"My Half Sister'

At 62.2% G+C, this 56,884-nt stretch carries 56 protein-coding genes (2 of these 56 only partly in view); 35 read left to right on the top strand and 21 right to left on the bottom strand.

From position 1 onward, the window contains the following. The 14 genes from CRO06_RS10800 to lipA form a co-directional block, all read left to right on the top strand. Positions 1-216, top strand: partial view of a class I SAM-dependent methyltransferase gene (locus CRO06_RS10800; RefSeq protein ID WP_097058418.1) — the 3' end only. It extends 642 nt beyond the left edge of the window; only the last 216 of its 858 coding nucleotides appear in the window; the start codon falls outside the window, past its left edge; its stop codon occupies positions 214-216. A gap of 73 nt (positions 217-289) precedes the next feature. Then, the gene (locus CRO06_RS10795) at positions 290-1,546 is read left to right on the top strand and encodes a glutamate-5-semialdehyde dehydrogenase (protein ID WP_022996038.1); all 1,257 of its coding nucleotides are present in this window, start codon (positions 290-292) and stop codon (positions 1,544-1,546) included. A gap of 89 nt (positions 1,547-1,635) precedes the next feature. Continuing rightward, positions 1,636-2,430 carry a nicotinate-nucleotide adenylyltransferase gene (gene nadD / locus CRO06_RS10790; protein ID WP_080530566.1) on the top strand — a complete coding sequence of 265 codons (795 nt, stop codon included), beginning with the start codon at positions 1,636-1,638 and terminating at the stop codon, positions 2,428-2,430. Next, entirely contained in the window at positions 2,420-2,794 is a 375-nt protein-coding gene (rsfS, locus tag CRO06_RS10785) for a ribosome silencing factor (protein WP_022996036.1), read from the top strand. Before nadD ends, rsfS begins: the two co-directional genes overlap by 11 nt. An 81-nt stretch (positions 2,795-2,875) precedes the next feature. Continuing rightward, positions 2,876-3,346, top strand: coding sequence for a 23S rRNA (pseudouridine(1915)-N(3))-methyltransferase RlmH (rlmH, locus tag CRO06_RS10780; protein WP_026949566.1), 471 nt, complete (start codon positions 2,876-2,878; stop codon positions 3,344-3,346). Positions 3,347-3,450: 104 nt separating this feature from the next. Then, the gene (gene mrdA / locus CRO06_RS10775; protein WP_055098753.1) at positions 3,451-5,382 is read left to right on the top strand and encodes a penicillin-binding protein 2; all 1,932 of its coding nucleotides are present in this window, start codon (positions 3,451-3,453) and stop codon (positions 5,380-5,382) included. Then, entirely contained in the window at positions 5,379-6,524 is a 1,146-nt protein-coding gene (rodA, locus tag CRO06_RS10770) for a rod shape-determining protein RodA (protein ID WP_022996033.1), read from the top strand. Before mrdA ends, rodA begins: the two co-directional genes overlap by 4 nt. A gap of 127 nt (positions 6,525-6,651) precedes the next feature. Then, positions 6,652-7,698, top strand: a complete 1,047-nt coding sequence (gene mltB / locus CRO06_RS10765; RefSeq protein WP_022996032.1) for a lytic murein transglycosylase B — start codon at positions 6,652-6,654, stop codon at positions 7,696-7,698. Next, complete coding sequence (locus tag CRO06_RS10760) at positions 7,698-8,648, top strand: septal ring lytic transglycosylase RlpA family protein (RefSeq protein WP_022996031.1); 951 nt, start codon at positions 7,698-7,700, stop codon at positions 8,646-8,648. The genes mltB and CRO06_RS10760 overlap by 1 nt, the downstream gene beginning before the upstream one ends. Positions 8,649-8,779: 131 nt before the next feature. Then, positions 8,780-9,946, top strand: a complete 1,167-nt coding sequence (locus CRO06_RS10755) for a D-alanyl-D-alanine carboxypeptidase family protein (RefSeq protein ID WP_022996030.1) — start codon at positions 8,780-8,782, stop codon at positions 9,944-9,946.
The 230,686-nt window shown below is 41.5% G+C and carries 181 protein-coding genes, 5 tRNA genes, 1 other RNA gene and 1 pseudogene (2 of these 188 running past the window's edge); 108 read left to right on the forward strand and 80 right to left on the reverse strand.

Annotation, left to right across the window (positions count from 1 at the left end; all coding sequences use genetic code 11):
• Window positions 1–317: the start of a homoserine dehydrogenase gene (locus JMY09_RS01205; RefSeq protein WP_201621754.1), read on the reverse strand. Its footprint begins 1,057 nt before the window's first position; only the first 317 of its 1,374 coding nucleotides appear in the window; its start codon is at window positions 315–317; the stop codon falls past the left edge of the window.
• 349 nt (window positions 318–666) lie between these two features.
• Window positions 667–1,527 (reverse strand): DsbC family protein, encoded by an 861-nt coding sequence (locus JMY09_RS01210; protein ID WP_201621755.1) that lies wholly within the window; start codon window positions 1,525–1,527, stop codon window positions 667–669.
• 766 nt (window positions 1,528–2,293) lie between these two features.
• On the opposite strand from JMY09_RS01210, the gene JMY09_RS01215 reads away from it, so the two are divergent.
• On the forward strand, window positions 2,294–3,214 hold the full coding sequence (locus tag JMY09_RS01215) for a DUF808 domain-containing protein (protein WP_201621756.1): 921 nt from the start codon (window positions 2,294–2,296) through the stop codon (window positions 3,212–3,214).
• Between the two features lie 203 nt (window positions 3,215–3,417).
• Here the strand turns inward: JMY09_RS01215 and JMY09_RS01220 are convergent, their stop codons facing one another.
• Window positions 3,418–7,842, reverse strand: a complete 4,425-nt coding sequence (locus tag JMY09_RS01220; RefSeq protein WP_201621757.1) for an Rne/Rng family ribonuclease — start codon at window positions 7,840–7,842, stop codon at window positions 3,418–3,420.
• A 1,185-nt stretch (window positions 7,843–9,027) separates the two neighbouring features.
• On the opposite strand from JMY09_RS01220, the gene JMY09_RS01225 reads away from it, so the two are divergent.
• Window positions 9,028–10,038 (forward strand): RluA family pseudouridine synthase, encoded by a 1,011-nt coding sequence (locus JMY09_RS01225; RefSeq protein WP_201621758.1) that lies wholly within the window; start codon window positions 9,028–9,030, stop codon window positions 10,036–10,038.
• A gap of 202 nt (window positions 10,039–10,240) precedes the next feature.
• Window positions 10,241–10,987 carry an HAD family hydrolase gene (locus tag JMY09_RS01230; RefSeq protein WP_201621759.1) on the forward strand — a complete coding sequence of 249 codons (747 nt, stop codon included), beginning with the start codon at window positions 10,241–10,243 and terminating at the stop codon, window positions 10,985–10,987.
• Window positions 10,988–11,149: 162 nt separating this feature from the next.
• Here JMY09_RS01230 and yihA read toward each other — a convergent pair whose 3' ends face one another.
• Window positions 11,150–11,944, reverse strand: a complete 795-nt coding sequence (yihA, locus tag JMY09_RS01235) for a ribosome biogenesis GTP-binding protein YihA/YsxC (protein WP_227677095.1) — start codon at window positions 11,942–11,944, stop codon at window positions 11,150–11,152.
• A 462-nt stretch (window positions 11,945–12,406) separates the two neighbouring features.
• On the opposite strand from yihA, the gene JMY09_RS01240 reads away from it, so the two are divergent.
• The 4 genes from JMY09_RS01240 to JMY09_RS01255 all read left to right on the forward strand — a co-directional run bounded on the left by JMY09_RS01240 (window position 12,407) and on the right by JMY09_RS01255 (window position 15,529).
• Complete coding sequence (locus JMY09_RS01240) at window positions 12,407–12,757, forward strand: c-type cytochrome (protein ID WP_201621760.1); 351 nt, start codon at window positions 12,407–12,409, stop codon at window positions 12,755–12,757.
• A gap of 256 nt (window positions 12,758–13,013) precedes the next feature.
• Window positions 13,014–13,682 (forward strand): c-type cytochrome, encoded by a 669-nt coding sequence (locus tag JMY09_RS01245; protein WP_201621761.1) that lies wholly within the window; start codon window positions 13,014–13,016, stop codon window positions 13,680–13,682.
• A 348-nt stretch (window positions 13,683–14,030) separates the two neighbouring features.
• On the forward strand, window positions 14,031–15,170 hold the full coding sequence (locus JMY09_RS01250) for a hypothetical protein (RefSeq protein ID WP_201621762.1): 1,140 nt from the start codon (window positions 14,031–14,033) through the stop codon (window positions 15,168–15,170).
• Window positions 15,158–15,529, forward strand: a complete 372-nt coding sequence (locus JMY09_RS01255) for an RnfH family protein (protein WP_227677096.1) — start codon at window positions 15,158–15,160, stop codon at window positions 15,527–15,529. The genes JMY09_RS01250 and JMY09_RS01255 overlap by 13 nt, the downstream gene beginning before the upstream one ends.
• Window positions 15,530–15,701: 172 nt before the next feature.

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"My Half Sister' - HAUF XXX By ELTON CHAPTER 1. "It is not like...